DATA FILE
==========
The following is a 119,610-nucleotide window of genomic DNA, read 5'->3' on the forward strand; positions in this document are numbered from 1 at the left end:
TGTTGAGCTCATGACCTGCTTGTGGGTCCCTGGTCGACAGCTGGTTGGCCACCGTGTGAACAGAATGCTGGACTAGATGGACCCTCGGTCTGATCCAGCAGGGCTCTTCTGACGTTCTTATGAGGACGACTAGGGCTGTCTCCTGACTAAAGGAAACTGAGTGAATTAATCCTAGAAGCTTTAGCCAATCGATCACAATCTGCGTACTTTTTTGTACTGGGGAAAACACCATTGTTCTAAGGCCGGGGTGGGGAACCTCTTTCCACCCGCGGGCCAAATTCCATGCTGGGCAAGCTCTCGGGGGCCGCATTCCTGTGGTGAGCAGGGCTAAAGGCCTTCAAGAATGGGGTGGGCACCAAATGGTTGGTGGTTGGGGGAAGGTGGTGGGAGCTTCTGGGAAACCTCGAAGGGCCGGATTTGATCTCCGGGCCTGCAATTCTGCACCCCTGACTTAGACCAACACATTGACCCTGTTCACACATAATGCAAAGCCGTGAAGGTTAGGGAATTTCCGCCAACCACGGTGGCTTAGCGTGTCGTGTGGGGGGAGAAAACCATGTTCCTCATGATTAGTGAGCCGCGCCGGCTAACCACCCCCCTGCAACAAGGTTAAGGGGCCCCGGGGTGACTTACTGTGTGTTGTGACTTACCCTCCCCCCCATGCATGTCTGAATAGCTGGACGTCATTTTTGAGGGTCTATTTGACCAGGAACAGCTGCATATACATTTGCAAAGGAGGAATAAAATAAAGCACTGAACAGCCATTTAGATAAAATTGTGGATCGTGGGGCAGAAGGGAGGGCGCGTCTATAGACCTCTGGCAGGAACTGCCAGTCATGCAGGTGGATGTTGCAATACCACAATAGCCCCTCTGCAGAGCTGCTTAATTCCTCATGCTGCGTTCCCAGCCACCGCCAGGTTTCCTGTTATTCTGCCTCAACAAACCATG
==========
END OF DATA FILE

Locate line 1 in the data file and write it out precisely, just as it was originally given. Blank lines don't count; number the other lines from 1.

The following is a 119,610-nucleotide window of genomic DNA, read 5'->3' on the forward strand; positions in this document are numbered from 1 at the left end: